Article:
Talk with Sabina Oroshi and Ameli Klein
Photo: Tanja Kanazir / Drugo more (Flickr gallery)

Following the opening of the group exhibition Mapping the Cartographic: Contemporary Approaches to Planterization at Filodrammatica Gallery, which deals with algorithmic, digital and technical representation of our planet and our relationship to nature, Sabina Oroshi and Ameli Klein – part of the Collective Rewilding that curated the exhibition – will give a talk on the role of tourism in the contemporary world.

After the talk, set for Friday, January 21 at 7 pm in the large hall of Filodrammatica, Monika Dorniak, one of the artists at the group exhibition, will give a performance entitled Walking In Two Directions (At The Same Time), starting at 8 pm in the adjacent gallery space.

Admission is free, with a limited number of visitors and mandatory adherence to current epidemiological measures.

Performance by Monika Dorniak
Photo: Tanja Kanazir / Drugo more (Flickr gallery)

Sabina Oroshi & Ameli Klein: Rethinking Tourism Towards New Paradigms of Repair

– talk @ Filodrammatica, large hall, January 21 at 7 p.m.

Sabina Oroshi & Ameli Klein _ Collective Rewilding _ Rethinking Tourism

The curators gathered in the Collective Rewilding question how much the collective imaginary of the Adriatic and the wider Mediterranean is intertwined in the way we approach its natural ecosystem as ironically unnatural. Questioning the fragmentation of separate historiographies in the shaping of nation-states through the modern age, they propose engagement with territory beyond its segregation through the prism of the natural and the cultural.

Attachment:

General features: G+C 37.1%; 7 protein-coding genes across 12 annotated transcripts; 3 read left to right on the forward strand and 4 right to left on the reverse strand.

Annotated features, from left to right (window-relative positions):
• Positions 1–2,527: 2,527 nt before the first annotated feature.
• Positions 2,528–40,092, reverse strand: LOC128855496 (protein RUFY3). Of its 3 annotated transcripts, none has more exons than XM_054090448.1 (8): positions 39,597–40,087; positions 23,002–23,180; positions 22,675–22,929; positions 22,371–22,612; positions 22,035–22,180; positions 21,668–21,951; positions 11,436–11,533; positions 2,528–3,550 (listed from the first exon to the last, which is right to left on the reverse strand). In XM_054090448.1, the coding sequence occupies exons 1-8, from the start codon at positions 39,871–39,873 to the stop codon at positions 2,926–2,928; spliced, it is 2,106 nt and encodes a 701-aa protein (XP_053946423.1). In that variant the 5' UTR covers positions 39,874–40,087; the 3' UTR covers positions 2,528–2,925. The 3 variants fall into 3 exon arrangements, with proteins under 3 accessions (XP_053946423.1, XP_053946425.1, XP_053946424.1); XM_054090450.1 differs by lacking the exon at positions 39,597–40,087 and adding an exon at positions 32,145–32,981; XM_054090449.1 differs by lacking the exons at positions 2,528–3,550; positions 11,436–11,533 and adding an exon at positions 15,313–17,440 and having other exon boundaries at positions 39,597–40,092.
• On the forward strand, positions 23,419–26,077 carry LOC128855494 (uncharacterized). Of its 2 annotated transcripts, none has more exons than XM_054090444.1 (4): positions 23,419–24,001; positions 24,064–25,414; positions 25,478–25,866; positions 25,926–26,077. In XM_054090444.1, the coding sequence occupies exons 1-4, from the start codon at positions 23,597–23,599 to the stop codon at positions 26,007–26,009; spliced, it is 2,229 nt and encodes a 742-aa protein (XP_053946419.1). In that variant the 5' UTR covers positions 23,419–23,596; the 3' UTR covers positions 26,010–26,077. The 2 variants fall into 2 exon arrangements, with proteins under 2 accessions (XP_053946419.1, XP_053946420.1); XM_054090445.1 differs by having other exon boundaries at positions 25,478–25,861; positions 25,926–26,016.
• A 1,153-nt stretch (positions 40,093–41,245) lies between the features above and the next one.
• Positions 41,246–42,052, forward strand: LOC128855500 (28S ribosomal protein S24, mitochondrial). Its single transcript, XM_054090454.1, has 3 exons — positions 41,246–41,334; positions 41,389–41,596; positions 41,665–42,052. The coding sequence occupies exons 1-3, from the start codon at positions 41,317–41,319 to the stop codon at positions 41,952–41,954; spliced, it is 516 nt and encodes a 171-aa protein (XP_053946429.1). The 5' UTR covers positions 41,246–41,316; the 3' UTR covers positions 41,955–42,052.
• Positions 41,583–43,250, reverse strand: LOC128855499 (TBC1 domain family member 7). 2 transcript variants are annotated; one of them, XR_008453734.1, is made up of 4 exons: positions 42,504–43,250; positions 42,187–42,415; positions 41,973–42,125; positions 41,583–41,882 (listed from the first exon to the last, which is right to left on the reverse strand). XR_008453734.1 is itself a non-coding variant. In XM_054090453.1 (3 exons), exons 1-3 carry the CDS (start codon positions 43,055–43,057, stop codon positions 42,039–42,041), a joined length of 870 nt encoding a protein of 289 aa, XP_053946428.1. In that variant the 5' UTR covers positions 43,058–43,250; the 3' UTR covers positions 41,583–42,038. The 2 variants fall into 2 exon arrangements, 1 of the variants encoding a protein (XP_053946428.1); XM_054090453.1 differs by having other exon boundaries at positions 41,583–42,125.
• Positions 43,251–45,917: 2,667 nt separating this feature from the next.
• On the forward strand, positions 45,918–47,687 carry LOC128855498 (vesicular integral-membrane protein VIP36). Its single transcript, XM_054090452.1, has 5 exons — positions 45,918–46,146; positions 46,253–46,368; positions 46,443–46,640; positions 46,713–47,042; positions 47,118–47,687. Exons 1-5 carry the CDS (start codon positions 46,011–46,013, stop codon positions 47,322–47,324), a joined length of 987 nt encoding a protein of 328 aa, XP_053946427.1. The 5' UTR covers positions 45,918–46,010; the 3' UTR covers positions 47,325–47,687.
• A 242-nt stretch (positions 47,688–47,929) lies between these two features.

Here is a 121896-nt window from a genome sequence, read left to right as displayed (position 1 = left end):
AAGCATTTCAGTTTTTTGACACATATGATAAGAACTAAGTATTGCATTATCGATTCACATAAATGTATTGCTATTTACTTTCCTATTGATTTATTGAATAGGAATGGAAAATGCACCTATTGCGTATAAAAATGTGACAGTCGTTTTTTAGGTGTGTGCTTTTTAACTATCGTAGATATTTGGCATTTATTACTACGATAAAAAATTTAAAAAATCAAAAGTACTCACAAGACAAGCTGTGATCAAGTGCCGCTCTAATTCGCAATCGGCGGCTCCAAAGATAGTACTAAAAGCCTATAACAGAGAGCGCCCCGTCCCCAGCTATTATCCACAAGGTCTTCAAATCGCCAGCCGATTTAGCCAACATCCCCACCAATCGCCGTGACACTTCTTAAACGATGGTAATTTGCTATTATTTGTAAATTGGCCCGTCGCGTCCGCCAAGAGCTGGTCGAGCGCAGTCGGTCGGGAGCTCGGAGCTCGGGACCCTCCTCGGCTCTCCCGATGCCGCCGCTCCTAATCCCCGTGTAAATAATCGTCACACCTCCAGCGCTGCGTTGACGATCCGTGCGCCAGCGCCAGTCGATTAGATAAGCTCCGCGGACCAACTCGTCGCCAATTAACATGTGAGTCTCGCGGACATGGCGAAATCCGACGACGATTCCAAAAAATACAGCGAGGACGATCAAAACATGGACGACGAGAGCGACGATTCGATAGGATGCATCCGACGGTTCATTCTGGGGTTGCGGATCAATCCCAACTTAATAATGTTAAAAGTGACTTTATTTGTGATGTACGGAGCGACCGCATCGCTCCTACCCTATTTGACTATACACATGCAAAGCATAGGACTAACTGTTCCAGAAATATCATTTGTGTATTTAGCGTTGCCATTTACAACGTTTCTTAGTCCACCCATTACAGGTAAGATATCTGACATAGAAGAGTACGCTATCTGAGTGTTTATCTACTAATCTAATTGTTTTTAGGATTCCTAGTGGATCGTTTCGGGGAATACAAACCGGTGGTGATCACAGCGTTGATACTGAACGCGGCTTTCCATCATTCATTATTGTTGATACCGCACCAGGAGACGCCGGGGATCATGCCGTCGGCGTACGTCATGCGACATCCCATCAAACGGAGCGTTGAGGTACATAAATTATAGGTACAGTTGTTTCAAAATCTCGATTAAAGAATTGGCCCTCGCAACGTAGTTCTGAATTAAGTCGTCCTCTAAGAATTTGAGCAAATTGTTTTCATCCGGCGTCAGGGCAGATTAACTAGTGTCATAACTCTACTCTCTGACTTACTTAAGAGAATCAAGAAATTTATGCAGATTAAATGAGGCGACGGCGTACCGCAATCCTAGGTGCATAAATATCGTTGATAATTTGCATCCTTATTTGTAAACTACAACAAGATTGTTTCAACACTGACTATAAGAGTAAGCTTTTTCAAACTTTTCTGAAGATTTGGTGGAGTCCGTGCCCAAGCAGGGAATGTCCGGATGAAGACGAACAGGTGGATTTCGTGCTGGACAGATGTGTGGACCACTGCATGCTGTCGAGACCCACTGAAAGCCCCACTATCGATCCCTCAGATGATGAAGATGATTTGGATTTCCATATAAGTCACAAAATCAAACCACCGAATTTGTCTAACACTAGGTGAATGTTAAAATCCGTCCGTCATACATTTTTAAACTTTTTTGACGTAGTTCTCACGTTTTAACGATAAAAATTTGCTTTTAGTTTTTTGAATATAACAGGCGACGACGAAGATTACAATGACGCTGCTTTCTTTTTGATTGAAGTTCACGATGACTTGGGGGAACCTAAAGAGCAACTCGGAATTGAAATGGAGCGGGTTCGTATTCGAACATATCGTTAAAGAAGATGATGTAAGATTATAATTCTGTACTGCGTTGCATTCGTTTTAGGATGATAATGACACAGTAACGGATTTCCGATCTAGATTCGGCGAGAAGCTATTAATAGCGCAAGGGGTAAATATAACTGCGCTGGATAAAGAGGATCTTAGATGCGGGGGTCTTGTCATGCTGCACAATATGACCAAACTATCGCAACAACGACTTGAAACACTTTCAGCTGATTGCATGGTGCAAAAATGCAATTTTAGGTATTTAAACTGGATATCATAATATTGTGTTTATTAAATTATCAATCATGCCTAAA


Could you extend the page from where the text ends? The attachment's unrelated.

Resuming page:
As an exploratory site for researching this impetus for “Cur(at)ing for a Broken World”, Collective Rewilding has taken up mass tourism to further unpack the many paradoxes and complexities faced by the environmental crisis and its relationship with the global artistic community. Tourism, especially artistic tourism, partakes in the perpetuation of climate violence around the world.

The curators inquired into the notion of the tourist as a spectator who, often seen as a passive viewer, is, in actuality, an active contributor to the precarization of many communities around the world. With that perspective, they wanted to challenge the common practice of art tourism and the tourist at large so that through a revision of our relationship to territory, we can establish new ways of occupying (as guests) a particular place and community. For this, they have taken up a few case studies to help interrogate tourism as a practice that underscores an extractivist relationship whereby communities get displaced and diminished while the environment gets equally threatened.

How big is the contribution of  tourists  to the seemingly passive, but in fact permanent destruction of human and other ecosystems, to the precarization of workers and citizens and the overall destruction of sustainable life in cities? What is spectatorship when tourists come just to “see”, but watching becomes a destructive act? Where does a tourist enter a space as if entering a frame, a movie? As a case study on the effects of tourist aesthetics and architecture, the curators are researching the works of Croatian artist Lana Stovićević. Her practice further reveals the long-term and short-term effects of tourism on exemplary cases in the coastal landscape and cities of Croatia.

Sabina Oroshi is a researcher and a curator from Croatia based in Hamburg, Germany. She holds a MA in Art History and Museology & Heritage Management from the University of Zagreb, as well as a BA in Art History and Philosophy from the University of Rijeka. Strongly focusing on educational programming and outreach, Sabina is working in the visitor service department of the Elbphilharmonie in Hamburg, as well as holding courses for students within the cultural program of AStA Hamburg at the University of Hamburg. She is the founder and member of the curatorial collective Collective Rewilding.